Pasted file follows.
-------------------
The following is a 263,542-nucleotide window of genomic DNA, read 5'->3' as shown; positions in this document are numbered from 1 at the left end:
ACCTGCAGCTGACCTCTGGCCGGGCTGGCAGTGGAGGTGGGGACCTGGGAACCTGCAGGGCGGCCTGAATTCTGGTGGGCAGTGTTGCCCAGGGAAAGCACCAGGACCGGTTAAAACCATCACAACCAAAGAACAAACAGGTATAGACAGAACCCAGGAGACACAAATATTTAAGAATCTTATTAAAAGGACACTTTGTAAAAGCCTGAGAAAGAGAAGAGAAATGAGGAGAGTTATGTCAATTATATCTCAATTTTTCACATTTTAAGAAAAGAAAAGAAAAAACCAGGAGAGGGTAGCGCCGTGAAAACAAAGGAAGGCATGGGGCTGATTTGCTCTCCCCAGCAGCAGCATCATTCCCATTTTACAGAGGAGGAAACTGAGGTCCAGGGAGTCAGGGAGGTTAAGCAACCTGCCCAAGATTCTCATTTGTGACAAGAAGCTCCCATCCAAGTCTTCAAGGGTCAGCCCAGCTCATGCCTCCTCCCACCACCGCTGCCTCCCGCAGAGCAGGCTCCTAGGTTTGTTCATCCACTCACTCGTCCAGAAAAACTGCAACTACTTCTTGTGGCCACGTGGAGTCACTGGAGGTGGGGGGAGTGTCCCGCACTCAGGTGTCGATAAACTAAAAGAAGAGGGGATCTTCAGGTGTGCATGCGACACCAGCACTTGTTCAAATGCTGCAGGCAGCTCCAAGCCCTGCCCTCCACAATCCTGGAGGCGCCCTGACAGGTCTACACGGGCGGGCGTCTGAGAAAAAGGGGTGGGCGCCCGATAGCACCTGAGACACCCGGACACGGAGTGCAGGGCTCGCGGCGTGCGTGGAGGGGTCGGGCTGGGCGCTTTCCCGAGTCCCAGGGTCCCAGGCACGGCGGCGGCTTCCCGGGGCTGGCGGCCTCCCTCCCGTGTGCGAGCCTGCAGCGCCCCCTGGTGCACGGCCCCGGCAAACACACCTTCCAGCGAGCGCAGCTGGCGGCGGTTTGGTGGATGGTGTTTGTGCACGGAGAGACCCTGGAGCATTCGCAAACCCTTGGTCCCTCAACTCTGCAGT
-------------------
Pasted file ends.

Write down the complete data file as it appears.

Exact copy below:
The following is a 263,542-nucleotide window of genomic DNA, read 5'->3' as shown; positions in this document are numbered from 1 at the left end:
ACCTGCAGCTGACCTCTGGCCGGGCTGGCAGTGGAGGTGGGGACCTGGGAACCTGCAGGGCGGCCTGAATTCTGGTGGGCAGTGTTGCCCAGGGAAAGCACCAGGACCGGTTAAAACCATCACAACCAAAGAACAAACAGGTATAGACAGAACCCAGGAGACACAAATATTTAAGAATCTTATTAAAAGGACACTTTGTAAAAGCCTGAGAAAGAGAAGAGAAATGAGGAGAGTTATGTCAATTATATCTCAATTTTTCACATTTTAAGAAAAGAAAAGAAAAAACCAGGAGAGGGTAGCGCCGTGAAAACAAAGGAAGGCATGGGGCTGATTTGCTCTCCCCAGCAGCAGCATCATTCCCATTTTACAGAGGAGGAAACTGAGGTCCAGGGAGTCAGGGAGGTTAAGCAACCTGCCCAAGATTCTCATTTGTGACAAGAAGCTCCCATCCAAGTCTTCAAGGGTCAGCCCAGCTCATGCCTCCTCCCACCACCGCTGCCTCCCGCAGAGCAGGCTCCTAGGTTTGTTCATCCACTCACTCGTCCAGAAAAACTGCAACTACTTCTTGTGGCCACGTGGAGTCACTGGAGGTGGGGGGAGTGTCCCGCACTCAGGTGTCGATAAACTAAAAGAAGAGGGGATCTTCAGGTGTGCATGCGACACCAGCACTTGTTCAAATGCTGCAGGCAGCTCCAAGCCCTGCCCTCCACAATCCTGGAGGCGCCCTGACAGGTCTACACGGGCGGGCGTCTGAGAAAAAGGGGTGGGCGCCCGATAGCACCTGAGACACCCGGACACGGAGTGCAGGGCTCGCGGCGTGCGTGGAGGGGTCGGGCTGGGCGCTTTCCCGAGTCCCAGGGTCCCAGGCACGGCGGCGGCTTCCCGGGGCTGGCGGCCTCCCTCCCGTGTGCGAGCCTGCAGCGCCCCCTGGTGCACGGCCCCGGCAAACACACCTTCCAGCGAGCGCAGCTGGCGGCGGTTTGGTGGATGGTGTTTGTGCACGGAGAGACCCTGGAGCATTCGCAAACCCTTGGTCCCTCAACTCTGCAGT